Questions have been voiced during this past fall and into winter about whether there is any comparison between the big drought of 2012 and the Dust Bowl drought years of the 1930s. Were any environmental factors in play that offer any sort of comparison?
I posed that question in a Twitter note to the International Research Institute for Climate and Society (known as IRI). I got a reply from IRI communications officer Francesco Fiondella, and here is the transcription of his message:
"I spoke very briefly to one of our scientists here about any connection between the 1930s drought and the 2012 drought. He didn't really have much to add--there's no active research that we're doing here on that topic. He did say that the big worry is there is a negative PDO (Pacific Decadal Oscillation) in the Pacific and positive AMO (Atlantic Multi-decadal Oscillation) in the Atlantic, so warmer Atlantic-cooler Pacific that happened during the protracted droughts of the 30s, and it happened also in the 2012 drought. So the connection is that there are similar setups and whether or not that's going to continue going forward from last year's drought is still a question."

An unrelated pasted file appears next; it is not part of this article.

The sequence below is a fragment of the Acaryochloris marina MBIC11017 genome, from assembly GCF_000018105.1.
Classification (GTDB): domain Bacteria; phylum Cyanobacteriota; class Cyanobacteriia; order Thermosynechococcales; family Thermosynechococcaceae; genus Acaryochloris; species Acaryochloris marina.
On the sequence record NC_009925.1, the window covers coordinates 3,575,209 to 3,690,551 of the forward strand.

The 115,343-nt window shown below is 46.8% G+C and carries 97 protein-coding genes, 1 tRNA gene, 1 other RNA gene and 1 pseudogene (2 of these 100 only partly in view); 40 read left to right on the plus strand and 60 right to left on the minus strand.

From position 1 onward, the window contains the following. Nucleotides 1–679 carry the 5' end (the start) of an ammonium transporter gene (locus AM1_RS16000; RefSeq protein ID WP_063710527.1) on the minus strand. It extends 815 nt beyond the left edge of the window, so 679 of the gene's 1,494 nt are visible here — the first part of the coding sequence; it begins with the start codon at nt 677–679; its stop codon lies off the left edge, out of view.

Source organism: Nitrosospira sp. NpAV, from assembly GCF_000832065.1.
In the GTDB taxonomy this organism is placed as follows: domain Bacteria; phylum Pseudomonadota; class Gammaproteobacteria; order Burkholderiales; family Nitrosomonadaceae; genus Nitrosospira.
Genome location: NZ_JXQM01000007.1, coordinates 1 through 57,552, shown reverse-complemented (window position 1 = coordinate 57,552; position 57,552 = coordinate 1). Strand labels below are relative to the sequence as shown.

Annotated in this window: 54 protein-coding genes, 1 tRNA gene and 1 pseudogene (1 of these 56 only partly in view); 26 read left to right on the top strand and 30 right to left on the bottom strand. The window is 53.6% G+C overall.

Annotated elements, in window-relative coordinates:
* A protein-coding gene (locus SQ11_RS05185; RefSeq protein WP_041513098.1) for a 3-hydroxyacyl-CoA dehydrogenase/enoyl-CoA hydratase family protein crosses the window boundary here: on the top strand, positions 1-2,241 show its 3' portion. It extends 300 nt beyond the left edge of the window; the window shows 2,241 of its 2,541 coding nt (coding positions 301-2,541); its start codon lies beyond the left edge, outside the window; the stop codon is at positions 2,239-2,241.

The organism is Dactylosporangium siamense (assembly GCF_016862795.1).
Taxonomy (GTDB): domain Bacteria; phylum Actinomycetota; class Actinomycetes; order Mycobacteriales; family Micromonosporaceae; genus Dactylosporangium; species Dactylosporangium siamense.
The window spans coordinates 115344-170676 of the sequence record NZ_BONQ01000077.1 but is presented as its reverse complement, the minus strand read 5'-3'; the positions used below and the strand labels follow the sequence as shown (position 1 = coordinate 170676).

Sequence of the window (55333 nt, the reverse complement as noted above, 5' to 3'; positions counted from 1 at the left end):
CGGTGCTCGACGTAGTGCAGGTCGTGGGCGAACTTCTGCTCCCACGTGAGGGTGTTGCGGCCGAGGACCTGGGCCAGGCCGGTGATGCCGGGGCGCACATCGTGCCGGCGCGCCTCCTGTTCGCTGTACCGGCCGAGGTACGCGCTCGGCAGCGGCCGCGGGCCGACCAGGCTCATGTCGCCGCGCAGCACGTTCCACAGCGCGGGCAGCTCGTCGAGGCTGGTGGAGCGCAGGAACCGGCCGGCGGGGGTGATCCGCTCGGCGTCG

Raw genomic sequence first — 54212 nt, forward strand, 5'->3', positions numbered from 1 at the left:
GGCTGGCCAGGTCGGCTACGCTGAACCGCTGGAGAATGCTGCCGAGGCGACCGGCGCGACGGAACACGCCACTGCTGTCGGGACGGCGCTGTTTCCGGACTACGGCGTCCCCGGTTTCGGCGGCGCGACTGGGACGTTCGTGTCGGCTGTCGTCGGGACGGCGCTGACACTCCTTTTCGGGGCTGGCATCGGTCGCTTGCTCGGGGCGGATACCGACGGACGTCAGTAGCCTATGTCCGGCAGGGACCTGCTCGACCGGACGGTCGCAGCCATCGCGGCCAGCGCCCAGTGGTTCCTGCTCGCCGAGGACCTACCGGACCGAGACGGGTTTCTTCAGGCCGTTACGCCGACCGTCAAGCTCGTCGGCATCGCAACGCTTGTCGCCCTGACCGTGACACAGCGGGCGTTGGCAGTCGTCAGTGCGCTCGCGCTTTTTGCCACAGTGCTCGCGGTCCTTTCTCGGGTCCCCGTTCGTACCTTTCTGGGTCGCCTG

This is a potent comment. A brief way of saying what Mr. Fiondella told me is--"With the positive AMO and negative PDO, ocean patterns are in place that could indeed cause a repeat of drought conditions in 2013."
That's not a trite paraphrase. That is his message.
If you want to read more about the research that was done about 10 years ago on the relationship between the AMO and PDO when it comes to drought influence, you may go here: http://tinyurl.com/…
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